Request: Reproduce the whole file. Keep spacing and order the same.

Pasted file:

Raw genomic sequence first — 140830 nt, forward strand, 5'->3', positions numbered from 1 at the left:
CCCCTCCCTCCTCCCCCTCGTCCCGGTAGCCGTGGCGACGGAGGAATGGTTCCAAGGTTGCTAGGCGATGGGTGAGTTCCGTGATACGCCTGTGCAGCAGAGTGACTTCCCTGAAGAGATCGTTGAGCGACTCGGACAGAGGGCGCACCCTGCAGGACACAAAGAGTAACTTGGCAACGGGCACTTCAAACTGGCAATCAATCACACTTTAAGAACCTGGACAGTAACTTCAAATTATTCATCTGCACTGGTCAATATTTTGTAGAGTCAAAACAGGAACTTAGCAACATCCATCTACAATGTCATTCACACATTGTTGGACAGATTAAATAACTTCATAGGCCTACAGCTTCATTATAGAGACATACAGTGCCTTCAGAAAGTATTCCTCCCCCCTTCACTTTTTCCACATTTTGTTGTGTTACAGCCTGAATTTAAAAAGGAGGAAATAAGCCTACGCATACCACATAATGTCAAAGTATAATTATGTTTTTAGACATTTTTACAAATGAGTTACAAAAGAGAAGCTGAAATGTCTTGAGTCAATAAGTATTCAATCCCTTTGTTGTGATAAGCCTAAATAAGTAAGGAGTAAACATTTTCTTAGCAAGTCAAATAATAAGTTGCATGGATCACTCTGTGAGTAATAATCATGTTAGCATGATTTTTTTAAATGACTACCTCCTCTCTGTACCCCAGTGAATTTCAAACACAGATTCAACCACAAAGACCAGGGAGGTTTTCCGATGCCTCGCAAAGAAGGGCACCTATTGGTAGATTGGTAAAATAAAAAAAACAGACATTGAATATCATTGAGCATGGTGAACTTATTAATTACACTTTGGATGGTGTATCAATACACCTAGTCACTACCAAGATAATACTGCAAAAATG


Raw genomic sequence first — 140830 nt, forward strand, 5'->3', positions numbered from 1 at the left:
CCCCTCCCTCCTCCCCCTCGTCCCGGTAGCCGTGGCGACGGAGGAATGGTTCCAAGGTTGCTAGGCGATGGGTGAGTTCCGTGATACGCCTGTGCAGCAGAGTGACTTCCCTGAAGAGATCGTTGAGCGACTCGGACAGAGGGCGCACCCTGCAGGACACAAAGAGTAACTTGGCAACGGGCACTTCAAACTGGCAATCAATCACACTTTAAGAACCTGGACAGTAACTTCAAATTATTCATCTGCACTGGTCAATATTTTGTAGAGTCAAAACAGGAACTTAGCAACATCCATCTACAATGTCATTCACACATTGTTGGACAGATTAAATAACTTCATAGGCCTACAGCTTCATTATAGAGACATACAGTGCCTTCAGAAAGTATTCCTCCCCCCTTCACTTTTTCCACATTTTGTTGTGTTACAGCCTGAATTTAAAAAGGAGGAAATAAGCCTACGCATACCACATAATGTCAAAGTATAATTATGTTTTTAGACATTTTTACAAATGAGTTACAAAAGAGAAGCTGAAATGTCTTGAGTCAATAAGTATTCAATCCCTTTGTTGTGATAAGCCTAAATAAGTAAGGAGTAAACATTTTCTTAGCAAGTCAAATAATAAGTTGCATGGATCACTCTGTGAGTAATAATCATGTTAGCATGATTTTTTTAAATGACTACCTCCTCTCTGTACCCCAGTGAATTTCAAACACAGATTCAACCACAAAGACCAGGGAGGTTTTCCGATGCCTCGCAAAGAAGGGCACCTATTGGTAGATTGGTAAAATAAAAAAAACAGACATTGAATATCATTGAGCATGGTGAACTTATTAATTACACTTTGGATGGTGTATCAATACACCTAGTCACTACCAAGATAATACTGCAAAAATG